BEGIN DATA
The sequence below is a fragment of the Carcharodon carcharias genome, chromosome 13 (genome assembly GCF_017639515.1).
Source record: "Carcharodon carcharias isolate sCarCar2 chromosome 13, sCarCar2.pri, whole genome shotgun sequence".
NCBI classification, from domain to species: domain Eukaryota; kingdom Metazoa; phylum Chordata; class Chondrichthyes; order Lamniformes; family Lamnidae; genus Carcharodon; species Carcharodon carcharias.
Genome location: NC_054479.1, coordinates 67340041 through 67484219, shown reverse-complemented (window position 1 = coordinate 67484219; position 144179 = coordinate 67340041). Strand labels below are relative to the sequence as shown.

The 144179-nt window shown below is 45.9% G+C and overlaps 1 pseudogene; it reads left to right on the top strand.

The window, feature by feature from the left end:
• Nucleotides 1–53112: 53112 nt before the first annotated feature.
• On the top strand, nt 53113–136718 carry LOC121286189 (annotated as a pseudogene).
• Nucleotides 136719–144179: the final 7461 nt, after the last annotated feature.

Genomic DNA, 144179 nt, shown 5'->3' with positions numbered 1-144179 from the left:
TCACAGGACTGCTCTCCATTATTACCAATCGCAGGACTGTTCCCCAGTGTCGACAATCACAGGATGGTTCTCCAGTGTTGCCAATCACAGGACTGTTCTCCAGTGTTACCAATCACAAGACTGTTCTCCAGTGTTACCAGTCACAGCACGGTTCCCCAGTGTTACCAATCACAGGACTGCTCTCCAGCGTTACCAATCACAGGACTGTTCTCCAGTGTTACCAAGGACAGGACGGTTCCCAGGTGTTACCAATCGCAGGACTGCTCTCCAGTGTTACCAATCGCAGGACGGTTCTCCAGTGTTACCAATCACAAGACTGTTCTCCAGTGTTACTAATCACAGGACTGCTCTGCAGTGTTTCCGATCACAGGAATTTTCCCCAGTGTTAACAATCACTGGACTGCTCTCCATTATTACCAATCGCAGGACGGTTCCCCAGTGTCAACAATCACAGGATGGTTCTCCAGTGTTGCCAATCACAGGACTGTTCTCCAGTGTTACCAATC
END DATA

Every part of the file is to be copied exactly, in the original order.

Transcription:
The sequence below is a fragment of the Carcharodon carcharias genome, chromosome 13 (genome assembly GCF_017639515.1).
Source record: "Carcharodon carcharias isolate sCarCar2 chromosome 13, sCarCar2.pri, whole genome shotgun sequence".
NCBI classification, from domain to species: domain Eukaryota; kingdom Metazoa; phylum Chordata; class Chondrichthyes; order Lamniformes; family Lamnidae; genus Carcharodon; species Carcharodon carcharias.
Genome location: NC_054479.1, coordinates 67340041 through 67484219, shown reverse-complemented (window position 1 = coordinate 67484219; position 144179 = coordinate 67340041). Strand labels below are relative to the sequence as shown.

The 144179-nt window shown below is 45.9% G+C and overlaps 1 pseudogene; it reads left to right on the top strand.

The window, feature by feature from the left end:
• Nucleotides 1–53112: 53112 nt before the first annotated feature.
• On the top strand, nt 53113–136718 carry LOC121286189 (annotated as a pseudogene).
• Nucleotides 136719–144179: the final 7461 nt, after the last annotated feature.

Genomic DNA, 144179 nt, shown 5'->3' with positions numbered 1-144179 from the left:
TCACAGGACTGCTCTCCATTATTACCAATCGCAGGACTGTTCCCCAGTGTCGACAATCACAGGATGGTTCTCCAGTGTTGCCAATCACAGGACTGTTCTCCAGTGTTACCAATCACAAGACTGTTCTCCAGTGTTACCAGTCACAGCACGGTTCCCCAGTGTTACCAATCACAGGACTGCTCTCCAGCGTTACCAATCACAGGACTGTTCTCCAGTGTTACCAAGGACAGGACGGTTCCCAGGTGTTACCAATCGCAGGACTGCTCTCCAGTGTTACCAATCGCAGGACGGTTCTCCAGTGTTACCAATCACAAGACTGTTCTCCAGTGTTACTAATCACAGGACTGCTCTGCAGTGTTTCCGATCACAGGAATTTTCCCCAGTGTTAACAATCACTGGACTGCTCTCCATTATTACCAATCGCAGGACGGTTCCCCAGTGTCAACAATCACAGGATGGTTCTCCAGTGTTGCCAATCACAGGACTGTTCTCCAGTGTTACCAATC